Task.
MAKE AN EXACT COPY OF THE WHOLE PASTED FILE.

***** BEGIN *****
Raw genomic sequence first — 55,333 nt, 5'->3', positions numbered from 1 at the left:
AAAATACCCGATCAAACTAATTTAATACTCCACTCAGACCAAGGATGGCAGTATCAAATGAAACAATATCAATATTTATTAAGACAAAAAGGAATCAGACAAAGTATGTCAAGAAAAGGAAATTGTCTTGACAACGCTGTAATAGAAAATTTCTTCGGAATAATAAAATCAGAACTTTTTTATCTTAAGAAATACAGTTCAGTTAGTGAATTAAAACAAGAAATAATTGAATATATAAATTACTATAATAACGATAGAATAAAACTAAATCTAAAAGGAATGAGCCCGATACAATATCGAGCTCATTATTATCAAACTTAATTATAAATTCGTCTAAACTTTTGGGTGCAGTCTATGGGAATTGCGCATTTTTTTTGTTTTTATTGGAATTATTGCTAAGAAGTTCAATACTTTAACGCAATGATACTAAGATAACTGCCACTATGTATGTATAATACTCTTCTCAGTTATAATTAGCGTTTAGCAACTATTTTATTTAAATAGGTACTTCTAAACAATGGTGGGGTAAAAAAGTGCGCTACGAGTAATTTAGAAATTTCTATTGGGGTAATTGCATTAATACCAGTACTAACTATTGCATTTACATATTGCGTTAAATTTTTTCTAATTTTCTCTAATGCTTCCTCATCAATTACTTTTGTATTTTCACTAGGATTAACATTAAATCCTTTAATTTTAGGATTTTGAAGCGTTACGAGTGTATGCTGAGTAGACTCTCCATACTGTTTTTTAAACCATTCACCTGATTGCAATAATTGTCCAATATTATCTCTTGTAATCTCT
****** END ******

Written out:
Raw genomic sequence first — 55,333 nt, 5'->3', positions numbered from 1 at the left:
AAAATACCCGATCAAACTAATTTAATACTCCACTCAGACCAAGGATGGCAGTATCAAATGAAACAATATCAATATTTATTAAGACAAAAAGGAATCAGACAAAGTATGTCAAGAAAAGGAAATTGTCTTGACAACGCTGTAATAGAAAATTTCTTCGGAATAATAAAATCAGAACTTTTTTATCTTAAGAAATACAGTTCAGTTAGTGAATTAAAACAAGAAATAATTGAATATATAAATTACTATAATAACGATAGAATAAAACTAAATCTAAAAGGAATGAGCCCGATACAATATCGAGCTCATTATTATCAAACTTAATTATAAATTCGTCTAAACTTTTGGGTGCAGTCTATGGGAATTGCGCATTTTTTTTGTTTTTATTGGAATTATTGCTAAGAAGTTCAATACTTTAACGCAATGATACTAAGATAACTGCCACTATGTATGTATAATACTCTTCTCAGTTATAATTAGCGTTTAGCAACTATTTTATTTAAATAGGTACTTCTAAACAATGGTGGGGTAAAAAAGTGCGCTACGAGTAATTTAGAAATTTCTATTGGGGTAATTGCATTAATACCAGTACTAACTATTGCATTTACATATTGCGTTAAATTTTTTCTAATTTTCTCTAATGCTTCCTCATCAATTACTTTTGTATTTTCACTAGGATTAACATTAAATCCTTTAATTTTAGGATTTTGAAGCGTTACGAGTGTATGCTGAGTAGACTCTCCATACTGTTTTTTAAACCATTCACCTGATTGCAATAATTGTCCAATATTATCTCTTGTAATCTCT